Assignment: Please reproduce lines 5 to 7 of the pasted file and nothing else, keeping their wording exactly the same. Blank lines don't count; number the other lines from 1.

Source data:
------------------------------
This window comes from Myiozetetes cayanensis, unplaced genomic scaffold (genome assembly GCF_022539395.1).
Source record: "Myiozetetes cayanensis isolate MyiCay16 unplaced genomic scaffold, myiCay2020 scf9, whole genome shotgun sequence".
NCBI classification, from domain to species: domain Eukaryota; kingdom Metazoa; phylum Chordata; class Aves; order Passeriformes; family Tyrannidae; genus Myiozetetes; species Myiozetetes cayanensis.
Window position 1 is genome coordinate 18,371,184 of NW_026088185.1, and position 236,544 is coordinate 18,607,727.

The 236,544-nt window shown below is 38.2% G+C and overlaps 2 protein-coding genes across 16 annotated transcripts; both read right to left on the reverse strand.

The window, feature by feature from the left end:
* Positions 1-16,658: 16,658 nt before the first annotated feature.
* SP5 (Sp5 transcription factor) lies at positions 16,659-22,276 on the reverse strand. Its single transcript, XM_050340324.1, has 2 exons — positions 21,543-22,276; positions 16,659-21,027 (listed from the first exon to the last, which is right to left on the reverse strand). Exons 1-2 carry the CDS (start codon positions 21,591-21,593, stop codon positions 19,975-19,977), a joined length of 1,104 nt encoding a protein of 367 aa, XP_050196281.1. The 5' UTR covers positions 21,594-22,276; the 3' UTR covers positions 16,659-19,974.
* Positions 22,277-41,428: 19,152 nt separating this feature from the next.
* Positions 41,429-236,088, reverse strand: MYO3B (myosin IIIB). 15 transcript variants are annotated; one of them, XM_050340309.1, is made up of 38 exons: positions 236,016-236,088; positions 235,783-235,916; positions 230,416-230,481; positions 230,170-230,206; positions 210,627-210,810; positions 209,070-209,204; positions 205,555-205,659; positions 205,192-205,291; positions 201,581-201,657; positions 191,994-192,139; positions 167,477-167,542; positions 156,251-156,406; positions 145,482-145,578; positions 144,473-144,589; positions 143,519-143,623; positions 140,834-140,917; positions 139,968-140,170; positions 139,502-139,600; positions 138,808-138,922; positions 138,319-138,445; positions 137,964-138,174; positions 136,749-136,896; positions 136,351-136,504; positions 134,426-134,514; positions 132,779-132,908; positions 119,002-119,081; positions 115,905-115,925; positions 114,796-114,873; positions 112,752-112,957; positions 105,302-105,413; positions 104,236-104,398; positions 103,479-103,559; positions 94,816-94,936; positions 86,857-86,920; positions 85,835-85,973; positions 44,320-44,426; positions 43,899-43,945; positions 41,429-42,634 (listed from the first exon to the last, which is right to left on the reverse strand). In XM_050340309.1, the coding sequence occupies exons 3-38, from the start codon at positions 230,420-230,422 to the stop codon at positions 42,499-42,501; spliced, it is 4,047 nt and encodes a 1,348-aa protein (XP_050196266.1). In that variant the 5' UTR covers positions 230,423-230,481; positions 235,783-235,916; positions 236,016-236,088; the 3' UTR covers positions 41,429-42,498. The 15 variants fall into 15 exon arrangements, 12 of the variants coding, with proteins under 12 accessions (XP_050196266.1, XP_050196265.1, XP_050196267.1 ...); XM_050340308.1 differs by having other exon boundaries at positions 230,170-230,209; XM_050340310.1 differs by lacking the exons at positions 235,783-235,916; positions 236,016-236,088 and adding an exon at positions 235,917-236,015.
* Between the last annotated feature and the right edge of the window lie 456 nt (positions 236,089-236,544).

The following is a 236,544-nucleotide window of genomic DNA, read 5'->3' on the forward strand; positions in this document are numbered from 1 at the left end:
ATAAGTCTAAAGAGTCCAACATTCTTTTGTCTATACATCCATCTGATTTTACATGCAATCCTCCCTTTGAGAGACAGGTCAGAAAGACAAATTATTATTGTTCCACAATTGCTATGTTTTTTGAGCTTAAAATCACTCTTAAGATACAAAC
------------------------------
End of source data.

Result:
The 236,544-nt window shown below is 38.2% G+C and overlaps 2 protein-coding genes across 16 annotated transcripts; both read right to left on the reverse strand.

The window, feature by feature from the left end:
* Positions 1-16,658: 16,658 nt before the first annotated feature.